A recent report details the proliferation of extremists in South Asia. The region has had the largest concentration of Islamist extremist groups despite long American wars in Pakistan and neighbouring Afghanistan. There are fears that the U.S. withdrawal from Afghanistan may lead to an increase in those numbers. Pakistan has been branded as a source of funding for much of the region’s extremists while Saudi Arabia is rumoured to have tenuous ties to some elements of Sri Lanka’s Muslim population as well.
Pakistan and Saudi Arabia are known to have links to another nearby island country, the Republic of Maldives, which, thanks to a surge in Islamist radicalism, rocketed to lead the world in the number of jihadists per capita. Bangladesh is also notable for a rise in violent extremism and links to global funding, especially with the existence of an IS affiliate within its borders. The fragility of Bangladesh’s border regions and the presence of Islamic extremists pose many problems for the country’s future and that of neighbouring Myanmar.
Making other countries in the region more amenable to Islamic extremism are their considerable Muslim populations, high unemployment and poverty rates, and governments that are sympathetic or reliant on external backing. Hence, jihadist extremism is able to penetrate these countries in South Asia in ways that it cannot in Sri Lanka. Some of the highest rates of povertyremain in Tamil areas in which a large chunk of the Muslim community resides, adding to frustration and presenting potential avenues for malignant actors. However, relative deprivation is not a clear indicator of any particular outcome. The perpetrators of Islamic extremism in South Asia have typically been from affluent backgrounds, some with a Western university education.
Despite the history of clashes toward and suppression of the Muslim population, it remains to be seen whether the groups involved with the April 21 attacks had objectives tied to deeper local sentiments. It seems likely that international backers exploited local grievances to make a broader point. This should be a wake-up call for policy-makers throughout the world.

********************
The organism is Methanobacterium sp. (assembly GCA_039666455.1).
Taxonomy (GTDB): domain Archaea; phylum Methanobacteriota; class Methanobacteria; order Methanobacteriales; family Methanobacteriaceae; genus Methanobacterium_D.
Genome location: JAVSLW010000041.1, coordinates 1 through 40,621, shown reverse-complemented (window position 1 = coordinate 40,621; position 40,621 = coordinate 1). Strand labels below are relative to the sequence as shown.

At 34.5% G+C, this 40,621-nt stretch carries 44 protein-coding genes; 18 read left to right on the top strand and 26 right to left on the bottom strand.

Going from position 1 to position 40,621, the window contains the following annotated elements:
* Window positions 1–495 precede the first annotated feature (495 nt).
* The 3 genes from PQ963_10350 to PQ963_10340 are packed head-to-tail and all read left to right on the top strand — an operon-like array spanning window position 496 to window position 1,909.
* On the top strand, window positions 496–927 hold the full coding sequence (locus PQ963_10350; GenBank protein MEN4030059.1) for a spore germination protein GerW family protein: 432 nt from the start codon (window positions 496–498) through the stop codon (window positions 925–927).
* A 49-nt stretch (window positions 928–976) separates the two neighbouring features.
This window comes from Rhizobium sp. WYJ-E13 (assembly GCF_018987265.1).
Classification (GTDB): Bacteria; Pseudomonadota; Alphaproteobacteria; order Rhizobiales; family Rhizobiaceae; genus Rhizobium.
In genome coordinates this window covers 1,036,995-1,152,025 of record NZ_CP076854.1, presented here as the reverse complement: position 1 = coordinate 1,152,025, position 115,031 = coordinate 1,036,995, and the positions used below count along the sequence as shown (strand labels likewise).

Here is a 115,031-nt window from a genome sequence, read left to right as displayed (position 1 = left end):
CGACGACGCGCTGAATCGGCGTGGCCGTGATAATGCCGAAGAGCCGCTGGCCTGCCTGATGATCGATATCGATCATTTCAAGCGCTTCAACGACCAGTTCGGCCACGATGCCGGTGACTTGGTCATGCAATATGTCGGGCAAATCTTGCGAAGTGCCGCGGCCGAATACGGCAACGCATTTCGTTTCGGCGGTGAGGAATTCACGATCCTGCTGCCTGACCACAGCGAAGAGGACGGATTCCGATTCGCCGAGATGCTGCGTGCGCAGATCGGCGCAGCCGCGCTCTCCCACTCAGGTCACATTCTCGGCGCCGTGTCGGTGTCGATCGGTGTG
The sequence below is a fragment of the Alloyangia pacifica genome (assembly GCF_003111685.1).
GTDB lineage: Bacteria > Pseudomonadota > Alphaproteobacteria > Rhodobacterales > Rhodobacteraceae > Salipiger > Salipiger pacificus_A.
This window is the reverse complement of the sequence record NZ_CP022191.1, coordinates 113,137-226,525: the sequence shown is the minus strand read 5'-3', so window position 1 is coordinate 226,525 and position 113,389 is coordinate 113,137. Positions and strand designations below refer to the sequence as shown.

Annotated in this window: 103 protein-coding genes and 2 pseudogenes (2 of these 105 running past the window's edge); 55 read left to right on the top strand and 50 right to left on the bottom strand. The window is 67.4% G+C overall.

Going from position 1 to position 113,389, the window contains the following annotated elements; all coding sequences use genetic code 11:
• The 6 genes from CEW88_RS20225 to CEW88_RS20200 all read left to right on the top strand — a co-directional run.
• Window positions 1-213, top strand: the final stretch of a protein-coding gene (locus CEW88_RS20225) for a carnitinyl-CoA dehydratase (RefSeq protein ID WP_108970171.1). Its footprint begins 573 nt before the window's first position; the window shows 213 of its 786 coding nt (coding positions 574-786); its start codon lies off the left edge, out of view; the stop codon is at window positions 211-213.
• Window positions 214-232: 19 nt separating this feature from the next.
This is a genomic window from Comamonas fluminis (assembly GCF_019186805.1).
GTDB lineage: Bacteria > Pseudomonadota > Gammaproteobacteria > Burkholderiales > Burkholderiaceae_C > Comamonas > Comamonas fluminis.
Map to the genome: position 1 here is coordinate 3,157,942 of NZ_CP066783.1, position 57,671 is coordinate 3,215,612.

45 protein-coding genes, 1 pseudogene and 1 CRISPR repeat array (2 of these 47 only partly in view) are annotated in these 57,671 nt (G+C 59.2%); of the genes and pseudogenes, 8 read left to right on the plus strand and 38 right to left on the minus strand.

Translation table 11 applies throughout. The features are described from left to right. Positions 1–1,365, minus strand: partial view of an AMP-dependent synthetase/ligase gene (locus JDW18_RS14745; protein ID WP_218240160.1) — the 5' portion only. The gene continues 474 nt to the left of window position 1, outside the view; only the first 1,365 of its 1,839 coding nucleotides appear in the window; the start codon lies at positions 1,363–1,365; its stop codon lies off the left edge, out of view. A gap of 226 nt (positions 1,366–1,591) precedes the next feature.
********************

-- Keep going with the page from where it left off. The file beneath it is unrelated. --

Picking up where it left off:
To combat the LTTE, the Sri Lankan government co-opted the language of the War on Terror that appeared in the U.S. post-9/11. This led to the near-eradication of the group and thousands of Tamil civilians at the same time. The same rhetoric has been used to justify the anti-Muslim sentiment that is already widespread among nationalists. Indeed, these attacks may serve to intensify the violent rhetoric from Sinhalese Buddhist nationalists who feel vindicated. Of course, the island’s Muslims are already feeling those effects.
Around the world, we are witnessing politicians and governments fomenting nationalist rhetoric. With Sri Lanka’s presidential elections expected sometime in the latter half of 2019, the political effects of the attacks could reverberate further, especially as political rivalries are projected to remain contentious during the coming campaigns. Political elites have already used the attacksas an anticipatory platform plank.
Next door, India is seeing the consequences of the attacks seep into the political discourse as that country prepares to go to the polls. The ruling BJP party has capitalized on the attacks in order to further galvanize the Hindu nationalist base that Prime Minister Narendra Modi heavily relies on.
The risk of terrorism increases exponentially with weak governance and grievances. Sri Lanka’s government went through a constitutional crisis in the latter months of 2018, when President Maithripala Sirisena suddenly dismissed Prime Minister Ranil Wickremesinghe. The crisis ended with both men locked in a bitter rivalry while maintaining their roles. Grievances from the civil war also remain fraught as Sirisena is on record as blaming the lack of security on minimal efforts to seek reconciliation.
The government of Sri Lanka must make tough decisions that balance an effective response to the acts while heeding the ethnic divides that exist. Right after the attacks, the government enacted a measure to ban certain Muslim garb. To terrorism experts, however, such responses – those that target specific communities – have the potential to exacerbate the narratives that terrorist groups attempt to manufacture.
Tyler Schaffrick is an M.A. candidate at the Norman Paterson School of International Affairs, specializing in conflict analysis and resolution. He completed his B.A. degree in international relations at the University of British Columbia, Okanagan.
David Carment is a Professor of International Affairs, CGAI fellow and Editor of Canadian Foreign Policy Journal. He has written several books and articles on the history of conflict in Sri Lanka and its international dimensions.
This article was originally published on the Canadian Global Affairs Institute